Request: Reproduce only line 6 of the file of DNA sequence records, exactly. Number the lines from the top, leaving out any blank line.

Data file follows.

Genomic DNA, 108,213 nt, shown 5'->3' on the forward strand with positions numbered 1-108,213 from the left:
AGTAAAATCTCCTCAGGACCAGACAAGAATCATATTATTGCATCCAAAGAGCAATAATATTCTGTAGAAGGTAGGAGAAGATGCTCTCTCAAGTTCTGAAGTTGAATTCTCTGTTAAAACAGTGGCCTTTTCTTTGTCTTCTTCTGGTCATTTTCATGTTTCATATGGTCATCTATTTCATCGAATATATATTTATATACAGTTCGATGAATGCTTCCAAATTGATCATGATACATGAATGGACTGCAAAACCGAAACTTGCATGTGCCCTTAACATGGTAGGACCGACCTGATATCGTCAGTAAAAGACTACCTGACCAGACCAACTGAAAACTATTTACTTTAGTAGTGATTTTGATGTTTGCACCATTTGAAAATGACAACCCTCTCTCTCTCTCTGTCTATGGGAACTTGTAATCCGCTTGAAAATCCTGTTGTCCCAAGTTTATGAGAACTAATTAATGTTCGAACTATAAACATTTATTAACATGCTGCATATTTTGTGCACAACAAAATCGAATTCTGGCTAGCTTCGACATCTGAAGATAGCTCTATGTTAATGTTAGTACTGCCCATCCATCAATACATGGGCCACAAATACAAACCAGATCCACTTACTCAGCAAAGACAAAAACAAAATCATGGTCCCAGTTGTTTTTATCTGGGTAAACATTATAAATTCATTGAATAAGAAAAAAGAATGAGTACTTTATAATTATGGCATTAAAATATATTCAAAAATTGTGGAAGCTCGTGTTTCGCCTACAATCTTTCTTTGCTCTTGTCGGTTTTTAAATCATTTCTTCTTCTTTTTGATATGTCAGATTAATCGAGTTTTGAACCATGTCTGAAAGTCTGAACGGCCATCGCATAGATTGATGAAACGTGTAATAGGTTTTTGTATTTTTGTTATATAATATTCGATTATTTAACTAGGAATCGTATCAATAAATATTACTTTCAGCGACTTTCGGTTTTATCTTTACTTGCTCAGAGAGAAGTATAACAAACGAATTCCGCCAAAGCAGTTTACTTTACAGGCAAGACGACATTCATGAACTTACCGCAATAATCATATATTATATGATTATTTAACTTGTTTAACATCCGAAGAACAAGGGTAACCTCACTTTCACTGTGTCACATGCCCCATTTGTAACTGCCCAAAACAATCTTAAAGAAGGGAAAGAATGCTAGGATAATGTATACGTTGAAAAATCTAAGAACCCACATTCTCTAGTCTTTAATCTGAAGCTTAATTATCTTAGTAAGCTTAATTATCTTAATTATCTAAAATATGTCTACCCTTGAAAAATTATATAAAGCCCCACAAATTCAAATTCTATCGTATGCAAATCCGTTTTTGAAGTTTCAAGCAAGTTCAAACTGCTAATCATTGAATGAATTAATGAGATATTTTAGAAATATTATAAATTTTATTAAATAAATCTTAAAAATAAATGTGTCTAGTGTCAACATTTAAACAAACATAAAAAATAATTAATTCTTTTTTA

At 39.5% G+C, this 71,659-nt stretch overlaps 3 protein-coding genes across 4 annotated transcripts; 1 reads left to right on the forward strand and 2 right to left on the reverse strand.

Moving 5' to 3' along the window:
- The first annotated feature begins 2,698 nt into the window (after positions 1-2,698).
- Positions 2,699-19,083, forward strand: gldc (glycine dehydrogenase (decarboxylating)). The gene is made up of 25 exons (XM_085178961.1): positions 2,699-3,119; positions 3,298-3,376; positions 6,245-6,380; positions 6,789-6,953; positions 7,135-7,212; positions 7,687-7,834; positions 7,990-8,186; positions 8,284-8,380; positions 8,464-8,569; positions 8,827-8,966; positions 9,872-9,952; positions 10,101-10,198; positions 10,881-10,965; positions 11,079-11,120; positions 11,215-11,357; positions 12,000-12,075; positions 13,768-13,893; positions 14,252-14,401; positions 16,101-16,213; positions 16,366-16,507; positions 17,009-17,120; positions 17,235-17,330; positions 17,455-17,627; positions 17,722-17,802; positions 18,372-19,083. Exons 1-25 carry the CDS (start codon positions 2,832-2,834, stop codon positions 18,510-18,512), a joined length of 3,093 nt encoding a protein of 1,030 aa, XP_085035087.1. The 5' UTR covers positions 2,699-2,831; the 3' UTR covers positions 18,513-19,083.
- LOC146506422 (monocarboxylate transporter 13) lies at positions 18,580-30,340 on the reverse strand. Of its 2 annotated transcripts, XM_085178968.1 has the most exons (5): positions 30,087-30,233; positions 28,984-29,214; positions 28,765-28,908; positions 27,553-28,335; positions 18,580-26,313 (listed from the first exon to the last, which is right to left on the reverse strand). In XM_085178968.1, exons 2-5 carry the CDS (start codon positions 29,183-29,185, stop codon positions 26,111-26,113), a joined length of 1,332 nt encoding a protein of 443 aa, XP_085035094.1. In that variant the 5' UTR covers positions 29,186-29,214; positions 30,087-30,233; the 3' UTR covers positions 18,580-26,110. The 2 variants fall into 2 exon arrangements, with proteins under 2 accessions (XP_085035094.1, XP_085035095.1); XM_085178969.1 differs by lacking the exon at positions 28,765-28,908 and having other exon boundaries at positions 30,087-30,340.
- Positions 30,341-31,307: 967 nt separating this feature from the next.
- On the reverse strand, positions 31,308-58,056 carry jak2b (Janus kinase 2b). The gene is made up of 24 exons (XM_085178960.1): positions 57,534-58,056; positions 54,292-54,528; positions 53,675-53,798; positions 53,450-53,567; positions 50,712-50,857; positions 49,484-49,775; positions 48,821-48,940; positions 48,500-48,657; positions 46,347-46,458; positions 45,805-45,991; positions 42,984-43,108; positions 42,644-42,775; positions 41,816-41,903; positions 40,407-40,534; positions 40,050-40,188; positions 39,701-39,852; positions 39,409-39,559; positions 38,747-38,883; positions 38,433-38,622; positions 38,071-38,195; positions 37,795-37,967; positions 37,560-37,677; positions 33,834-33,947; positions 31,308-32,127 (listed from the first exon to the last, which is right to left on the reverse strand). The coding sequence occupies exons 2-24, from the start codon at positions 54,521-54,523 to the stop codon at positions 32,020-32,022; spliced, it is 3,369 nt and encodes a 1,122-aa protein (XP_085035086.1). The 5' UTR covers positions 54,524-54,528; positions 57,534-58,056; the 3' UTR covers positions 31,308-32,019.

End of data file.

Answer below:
- Positions 2,699-19,083, forward strand: gldc (glycine dehydrogenase (decarboxylating)). The gene is made up of 25 exons (XM_085178961.1): positions 2,699-3,119; positions 3,298-3,376; positions 6,245-6,380; positions 6,789-6,953; positions 7,135-7,212; positions 7,687-7,834; positions 7,990-8,186; positions 8,284-8,380; positions 8,464-8,569; positions 8,827-8,966; positions 9,872-9,952; positions 10,101-10,198; positions 10,881-10,965; positions 11,079-11,120; positions 11,215-11,357; positions 12,000-12,075; positions 13,768-13,893; positions 14,252-14,401; positions 16,101-16,213; positions 16,366-16,507; positions 17,009-17,120; positions 17,235-17,330; positions 17,455-17,627; positions 17,722-17,802; positions 18,372-19,083. Exons 1-25 carry the CDS (start codon positions 2,832-2,834, stop codon positions 18,510-18,512), a joined length of 3,093 nt encoding a protein of 1,030 aa, XP_085035087.1. The 5' UTR covers positions 2,699-2,831; the 3' UTR covers positions 18,513-19,083.